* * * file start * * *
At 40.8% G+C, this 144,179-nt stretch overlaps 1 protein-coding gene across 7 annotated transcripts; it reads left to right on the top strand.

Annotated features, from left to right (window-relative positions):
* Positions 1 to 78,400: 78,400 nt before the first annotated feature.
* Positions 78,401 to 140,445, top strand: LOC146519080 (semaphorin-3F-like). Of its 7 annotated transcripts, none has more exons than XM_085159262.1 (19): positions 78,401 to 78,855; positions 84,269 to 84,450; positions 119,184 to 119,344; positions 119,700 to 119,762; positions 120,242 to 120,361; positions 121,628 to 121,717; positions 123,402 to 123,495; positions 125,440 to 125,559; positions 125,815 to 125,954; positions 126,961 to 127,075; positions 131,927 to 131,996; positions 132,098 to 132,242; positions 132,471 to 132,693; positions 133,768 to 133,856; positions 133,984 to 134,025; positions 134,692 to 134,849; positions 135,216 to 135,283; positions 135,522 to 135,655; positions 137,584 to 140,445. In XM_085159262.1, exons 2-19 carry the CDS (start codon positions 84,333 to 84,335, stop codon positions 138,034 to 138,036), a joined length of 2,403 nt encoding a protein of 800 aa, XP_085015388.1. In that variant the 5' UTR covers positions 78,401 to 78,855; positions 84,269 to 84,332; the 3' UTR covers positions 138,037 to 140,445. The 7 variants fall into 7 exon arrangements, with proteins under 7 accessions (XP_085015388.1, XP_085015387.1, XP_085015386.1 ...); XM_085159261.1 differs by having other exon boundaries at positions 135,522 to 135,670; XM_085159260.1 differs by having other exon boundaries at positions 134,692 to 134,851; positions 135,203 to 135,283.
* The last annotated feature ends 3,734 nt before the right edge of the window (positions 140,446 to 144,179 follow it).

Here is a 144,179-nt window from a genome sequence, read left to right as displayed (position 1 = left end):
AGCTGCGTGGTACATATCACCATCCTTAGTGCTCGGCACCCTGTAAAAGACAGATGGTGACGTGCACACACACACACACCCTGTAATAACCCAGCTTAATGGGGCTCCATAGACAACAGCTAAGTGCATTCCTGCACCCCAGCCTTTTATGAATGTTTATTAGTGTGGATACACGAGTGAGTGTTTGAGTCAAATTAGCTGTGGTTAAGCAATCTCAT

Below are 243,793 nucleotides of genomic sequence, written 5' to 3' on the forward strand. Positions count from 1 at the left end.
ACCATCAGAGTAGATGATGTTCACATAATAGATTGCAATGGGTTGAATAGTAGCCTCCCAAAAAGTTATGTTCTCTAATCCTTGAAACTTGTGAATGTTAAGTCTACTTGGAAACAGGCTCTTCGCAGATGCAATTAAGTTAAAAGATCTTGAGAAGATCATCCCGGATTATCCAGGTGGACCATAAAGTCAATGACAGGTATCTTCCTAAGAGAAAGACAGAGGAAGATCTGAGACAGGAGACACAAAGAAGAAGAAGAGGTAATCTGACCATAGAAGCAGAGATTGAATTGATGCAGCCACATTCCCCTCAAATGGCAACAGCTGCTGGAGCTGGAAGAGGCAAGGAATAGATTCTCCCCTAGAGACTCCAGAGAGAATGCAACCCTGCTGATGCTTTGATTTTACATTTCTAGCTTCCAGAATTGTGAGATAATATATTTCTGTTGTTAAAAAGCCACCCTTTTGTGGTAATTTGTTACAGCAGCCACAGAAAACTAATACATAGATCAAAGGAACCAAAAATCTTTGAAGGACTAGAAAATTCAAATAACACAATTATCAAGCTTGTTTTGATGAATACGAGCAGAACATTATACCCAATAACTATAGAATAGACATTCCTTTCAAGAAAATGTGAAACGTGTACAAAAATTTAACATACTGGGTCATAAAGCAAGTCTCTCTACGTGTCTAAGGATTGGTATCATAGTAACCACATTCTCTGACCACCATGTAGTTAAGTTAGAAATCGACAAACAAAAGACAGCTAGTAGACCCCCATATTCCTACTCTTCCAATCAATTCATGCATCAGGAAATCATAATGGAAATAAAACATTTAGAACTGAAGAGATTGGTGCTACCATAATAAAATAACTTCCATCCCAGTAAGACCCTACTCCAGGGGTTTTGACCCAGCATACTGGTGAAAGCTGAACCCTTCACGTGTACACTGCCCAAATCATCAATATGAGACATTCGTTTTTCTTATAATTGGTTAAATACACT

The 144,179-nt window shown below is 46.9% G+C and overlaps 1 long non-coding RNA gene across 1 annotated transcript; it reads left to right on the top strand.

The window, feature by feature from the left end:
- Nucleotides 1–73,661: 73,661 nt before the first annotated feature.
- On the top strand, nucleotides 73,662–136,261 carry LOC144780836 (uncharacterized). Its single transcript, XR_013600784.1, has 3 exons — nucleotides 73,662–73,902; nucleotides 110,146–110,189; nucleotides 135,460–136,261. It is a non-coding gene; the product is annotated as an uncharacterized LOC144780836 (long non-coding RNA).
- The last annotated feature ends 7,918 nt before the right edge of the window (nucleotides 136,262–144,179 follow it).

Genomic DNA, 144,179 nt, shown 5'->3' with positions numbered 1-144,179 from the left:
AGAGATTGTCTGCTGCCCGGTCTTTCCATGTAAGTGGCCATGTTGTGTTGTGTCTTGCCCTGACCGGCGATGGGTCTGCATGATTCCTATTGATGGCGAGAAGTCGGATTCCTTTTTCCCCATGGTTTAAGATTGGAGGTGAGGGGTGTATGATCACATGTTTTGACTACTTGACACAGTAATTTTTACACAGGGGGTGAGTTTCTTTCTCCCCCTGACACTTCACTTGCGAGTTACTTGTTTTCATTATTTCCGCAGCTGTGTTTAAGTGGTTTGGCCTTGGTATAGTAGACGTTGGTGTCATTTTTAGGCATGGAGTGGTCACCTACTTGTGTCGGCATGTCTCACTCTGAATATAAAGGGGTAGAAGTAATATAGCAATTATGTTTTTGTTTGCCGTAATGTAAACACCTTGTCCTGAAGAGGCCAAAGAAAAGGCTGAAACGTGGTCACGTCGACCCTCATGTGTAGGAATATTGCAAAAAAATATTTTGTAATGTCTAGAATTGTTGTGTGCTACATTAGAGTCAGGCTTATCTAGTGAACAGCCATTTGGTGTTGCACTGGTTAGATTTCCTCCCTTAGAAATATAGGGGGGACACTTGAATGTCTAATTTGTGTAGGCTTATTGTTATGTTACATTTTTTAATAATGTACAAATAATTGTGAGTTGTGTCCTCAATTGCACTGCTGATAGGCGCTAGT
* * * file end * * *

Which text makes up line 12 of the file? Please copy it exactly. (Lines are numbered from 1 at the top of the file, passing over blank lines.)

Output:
- Nucleotides 1–73,661: 73,661 nt before the first annotated feature.